For the uninitiated, a 404 page is the one that is shown when someone tries to reach a nonexistent page on a website. This typically happens when the user clicks a link that leads to a page that doesn’t exist anymore or the user may have mistyped a URL.
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What websites did I check?
I did my research till the time of writing this blog. Some prominent examples that I tested were
- A couple of e-commerce sites like Amazon, Flipkart
- News sites like The Times of India and BBC
- Bank sites like HDFC Bank and Citi Bank
- Airtel, Vodafone
- Fintech sites like Groww, Scripbox, Happynessfactory
and a few more. Phew! Quite a number of sites. I even searched for a few recommendations on brilliant 404 web page designs. I tried reading a couple of blogs on an appropriate structure and design.
All of these websites were very creative about the 404-page that they displayed. Except for The Times of India, of course. It was a simple text-based output on the page that said “Error Occurred.. Click here to browse to The Times of India.”
Were these serving their purpose? Yes, in a way. Are they the way they should be? Definitely not.
So what is the big deal about a 404 page?
Every website will have broken links or mistyped URLs. One cannot help it. An inappropriately structured 404-page will drive your visitors away. A website visitor typically will bounce off your website upon landing here if it doesn’t make any attempt to retain that visitor.
A typical marketing head or a product manager might ask, “What more do you want us to do, Jay?” “What more should this page give you?”
How can a 404-page retain the visitor?
There are many ways in which a 404-page can be smart enough to retain the visitor and enable her/him to find the relevant content on the website. Please do not think that the 404 has no power over the traffic. While some of the sites suggest you implement different techniques to create a powerful 404, I will suggest something else. Why not combine all the techniques together?
Below, I will mention the different elements that, I feel, will definitely add value to the 404 as well as help in the retention of the visitor. All these techniques must be implemented. Not one or two.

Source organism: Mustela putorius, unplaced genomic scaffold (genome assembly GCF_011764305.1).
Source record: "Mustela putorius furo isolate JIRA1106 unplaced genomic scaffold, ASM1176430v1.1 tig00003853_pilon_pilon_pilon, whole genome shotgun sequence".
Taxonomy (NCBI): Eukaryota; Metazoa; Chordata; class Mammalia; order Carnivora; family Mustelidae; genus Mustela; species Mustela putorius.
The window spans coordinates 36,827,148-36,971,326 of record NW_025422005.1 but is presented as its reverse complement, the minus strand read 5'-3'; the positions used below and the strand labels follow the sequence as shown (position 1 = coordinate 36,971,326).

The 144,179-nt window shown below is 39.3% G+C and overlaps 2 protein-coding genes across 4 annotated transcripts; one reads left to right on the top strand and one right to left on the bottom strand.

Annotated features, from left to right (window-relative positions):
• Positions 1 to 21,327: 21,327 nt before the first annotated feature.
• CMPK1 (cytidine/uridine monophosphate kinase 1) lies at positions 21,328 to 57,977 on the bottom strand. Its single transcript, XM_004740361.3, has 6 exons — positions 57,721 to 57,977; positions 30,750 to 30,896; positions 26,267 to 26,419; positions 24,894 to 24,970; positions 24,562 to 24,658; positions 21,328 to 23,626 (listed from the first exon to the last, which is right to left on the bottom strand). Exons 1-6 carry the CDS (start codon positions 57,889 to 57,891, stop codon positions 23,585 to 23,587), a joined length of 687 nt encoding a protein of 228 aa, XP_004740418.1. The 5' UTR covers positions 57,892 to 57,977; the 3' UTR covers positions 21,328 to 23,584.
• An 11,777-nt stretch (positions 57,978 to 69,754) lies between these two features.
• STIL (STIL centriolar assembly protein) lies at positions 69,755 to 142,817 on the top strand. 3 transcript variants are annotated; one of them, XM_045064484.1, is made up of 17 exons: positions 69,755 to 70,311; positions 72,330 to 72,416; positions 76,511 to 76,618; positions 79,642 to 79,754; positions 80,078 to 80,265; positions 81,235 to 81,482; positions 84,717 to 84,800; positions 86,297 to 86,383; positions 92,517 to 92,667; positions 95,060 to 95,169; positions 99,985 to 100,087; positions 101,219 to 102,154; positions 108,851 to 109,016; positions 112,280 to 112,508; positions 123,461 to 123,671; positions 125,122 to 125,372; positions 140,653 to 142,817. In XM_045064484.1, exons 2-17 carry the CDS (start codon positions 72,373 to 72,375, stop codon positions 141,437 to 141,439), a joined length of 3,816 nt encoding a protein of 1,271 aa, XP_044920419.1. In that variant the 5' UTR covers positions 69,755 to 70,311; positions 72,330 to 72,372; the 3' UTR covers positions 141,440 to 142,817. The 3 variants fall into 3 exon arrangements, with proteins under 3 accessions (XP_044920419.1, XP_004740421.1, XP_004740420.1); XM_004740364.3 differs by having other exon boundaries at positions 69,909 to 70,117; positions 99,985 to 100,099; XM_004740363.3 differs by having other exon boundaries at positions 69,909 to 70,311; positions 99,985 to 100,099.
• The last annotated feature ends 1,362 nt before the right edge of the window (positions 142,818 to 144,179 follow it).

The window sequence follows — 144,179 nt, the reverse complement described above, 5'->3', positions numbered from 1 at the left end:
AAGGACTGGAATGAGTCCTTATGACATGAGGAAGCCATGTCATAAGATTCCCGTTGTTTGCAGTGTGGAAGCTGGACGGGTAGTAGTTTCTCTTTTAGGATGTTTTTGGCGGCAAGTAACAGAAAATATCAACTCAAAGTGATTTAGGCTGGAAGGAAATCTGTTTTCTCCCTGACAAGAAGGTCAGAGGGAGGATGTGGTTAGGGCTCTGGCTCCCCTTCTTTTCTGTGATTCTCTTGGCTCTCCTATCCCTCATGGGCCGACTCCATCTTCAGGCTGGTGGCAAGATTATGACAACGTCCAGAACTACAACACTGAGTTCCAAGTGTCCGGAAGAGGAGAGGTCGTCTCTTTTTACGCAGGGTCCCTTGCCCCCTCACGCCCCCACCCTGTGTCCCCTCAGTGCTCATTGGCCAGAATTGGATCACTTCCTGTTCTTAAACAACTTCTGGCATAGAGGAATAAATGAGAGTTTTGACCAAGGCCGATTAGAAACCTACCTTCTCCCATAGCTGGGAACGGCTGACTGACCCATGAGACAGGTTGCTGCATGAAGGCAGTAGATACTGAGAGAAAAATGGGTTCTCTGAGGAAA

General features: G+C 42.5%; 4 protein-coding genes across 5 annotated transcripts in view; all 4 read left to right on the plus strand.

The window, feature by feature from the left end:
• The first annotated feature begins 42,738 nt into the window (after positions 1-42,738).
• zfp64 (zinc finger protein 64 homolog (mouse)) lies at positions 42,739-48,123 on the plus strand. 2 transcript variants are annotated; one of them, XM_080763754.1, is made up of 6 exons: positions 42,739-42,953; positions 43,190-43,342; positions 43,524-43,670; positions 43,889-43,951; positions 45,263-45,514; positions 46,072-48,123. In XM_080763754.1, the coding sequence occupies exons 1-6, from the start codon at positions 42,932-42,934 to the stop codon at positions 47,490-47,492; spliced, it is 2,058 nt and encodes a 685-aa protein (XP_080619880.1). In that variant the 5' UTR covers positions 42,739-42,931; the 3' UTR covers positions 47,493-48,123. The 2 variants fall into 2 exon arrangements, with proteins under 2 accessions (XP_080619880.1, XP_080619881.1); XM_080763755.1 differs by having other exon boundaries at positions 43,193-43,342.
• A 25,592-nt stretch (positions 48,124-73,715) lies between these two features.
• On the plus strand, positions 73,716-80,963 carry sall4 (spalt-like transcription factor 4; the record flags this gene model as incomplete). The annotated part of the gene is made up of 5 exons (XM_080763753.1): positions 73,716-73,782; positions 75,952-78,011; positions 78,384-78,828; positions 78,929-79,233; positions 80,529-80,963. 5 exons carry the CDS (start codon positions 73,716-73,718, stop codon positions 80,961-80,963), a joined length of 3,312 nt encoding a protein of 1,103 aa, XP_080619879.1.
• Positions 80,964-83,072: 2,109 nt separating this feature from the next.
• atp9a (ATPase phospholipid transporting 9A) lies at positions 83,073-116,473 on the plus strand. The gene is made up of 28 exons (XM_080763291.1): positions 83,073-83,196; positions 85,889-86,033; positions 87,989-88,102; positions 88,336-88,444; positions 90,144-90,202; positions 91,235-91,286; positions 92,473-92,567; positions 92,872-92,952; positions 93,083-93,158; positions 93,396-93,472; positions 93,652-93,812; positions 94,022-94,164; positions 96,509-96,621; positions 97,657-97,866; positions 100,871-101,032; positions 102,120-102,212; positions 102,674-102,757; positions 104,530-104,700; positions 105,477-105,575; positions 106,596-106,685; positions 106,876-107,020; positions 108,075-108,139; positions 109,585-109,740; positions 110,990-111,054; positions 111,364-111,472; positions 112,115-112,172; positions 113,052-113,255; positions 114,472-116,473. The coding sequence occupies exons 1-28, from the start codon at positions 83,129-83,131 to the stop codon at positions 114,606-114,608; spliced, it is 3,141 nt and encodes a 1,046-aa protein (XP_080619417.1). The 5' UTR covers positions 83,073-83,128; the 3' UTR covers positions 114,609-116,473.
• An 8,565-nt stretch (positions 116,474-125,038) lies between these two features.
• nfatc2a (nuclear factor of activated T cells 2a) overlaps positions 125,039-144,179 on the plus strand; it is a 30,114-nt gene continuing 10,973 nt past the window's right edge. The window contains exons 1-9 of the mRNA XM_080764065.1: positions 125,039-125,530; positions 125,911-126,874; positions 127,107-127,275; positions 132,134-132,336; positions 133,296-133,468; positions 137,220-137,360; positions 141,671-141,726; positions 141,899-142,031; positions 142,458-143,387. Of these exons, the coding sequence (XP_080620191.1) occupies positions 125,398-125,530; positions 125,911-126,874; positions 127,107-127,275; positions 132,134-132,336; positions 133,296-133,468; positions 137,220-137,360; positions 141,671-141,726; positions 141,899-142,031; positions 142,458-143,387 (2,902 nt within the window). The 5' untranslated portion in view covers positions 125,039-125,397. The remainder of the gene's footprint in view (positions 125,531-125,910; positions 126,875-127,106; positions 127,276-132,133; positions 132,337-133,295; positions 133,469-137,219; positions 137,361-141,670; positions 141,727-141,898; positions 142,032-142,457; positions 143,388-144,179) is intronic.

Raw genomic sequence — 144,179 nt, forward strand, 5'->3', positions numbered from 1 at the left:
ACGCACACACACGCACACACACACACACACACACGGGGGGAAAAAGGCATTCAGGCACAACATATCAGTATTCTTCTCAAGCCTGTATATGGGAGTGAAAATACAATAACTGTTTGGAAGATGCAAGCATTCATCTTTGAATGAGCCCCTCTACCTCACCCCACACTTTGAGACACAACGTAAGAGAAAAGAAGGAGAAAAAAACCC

A purposeful image
A good image makes a lot of difference. This image should be purposeful and representative of the brand. For example, a company that sells pumps can show an empty spot on the floor of a godown that has a cache of brand new pumps out of the focus area.
A generic e-commerce website can show an empty space on the shelf which is otherwise filled with different types of products. A fashion webstore can show one empty hanger among other hangers with clothes on them.
The image should not be too big. It should be just big enough that the user looks at it and scrolls below. The content below the image has to be visible without a scroll. Also, make sure that you think about the responsiveness of the page, meaning how will the image will look on a mobile device like a tablet or a phone. Crop an appropriate section of the image for the mobile view since the desktop version of the image will get reduced to a small size and thus lose the impact. Following is a very crude example (since I didn’t quite look too hard),
An intentful message
The message “404 – page not found” sounds very dull. So does a simple “Page not found”. Be creative. How do the following messages sound?
- Are you looking for something in particular? – Straightforward
- Hmm, Something is not right! – Engaging tone
- Whoa! Parts missing! – Trendy tone
- Who let the dogs out! – Comic tone
- Nope! Jack isn’t able to find what you want. – Straightforward, Third-person, Comic
I am sure you can be creative about it. Make sure you retain the tone of the theme of your website. Following is a sample for a vegetable webstore
A conscious redirect
This is the most important element of a 404 page.
Showing the user, all the relevant and potential options on the website makes a greater sense than showing just the text and the image. Once the user views the image and the text, she/he will naturally look below (if the page has been structured well, that is). As opposed to the popular and misguided notion, your users will scroll below as well, as long as they keep finding content.
To take advantage of this behavior, the site should introduce links or content in decreasing order of importance below the image with the text. It can simply be two or three columns full of relevant links to pages, posts, or any other content. This becomes a good place to push content like blogs.
Following is a sample of such a page,
Nobody thought that a 404 page would have so much importance in the overall scheme of things. It is a small chance that a visitor may land up on this page. But a site owner should leave no stone unturned to steer the user back to the main content of the website and aim to convert the visitor. After all, every visitor is looking for something when she/he lands on a website.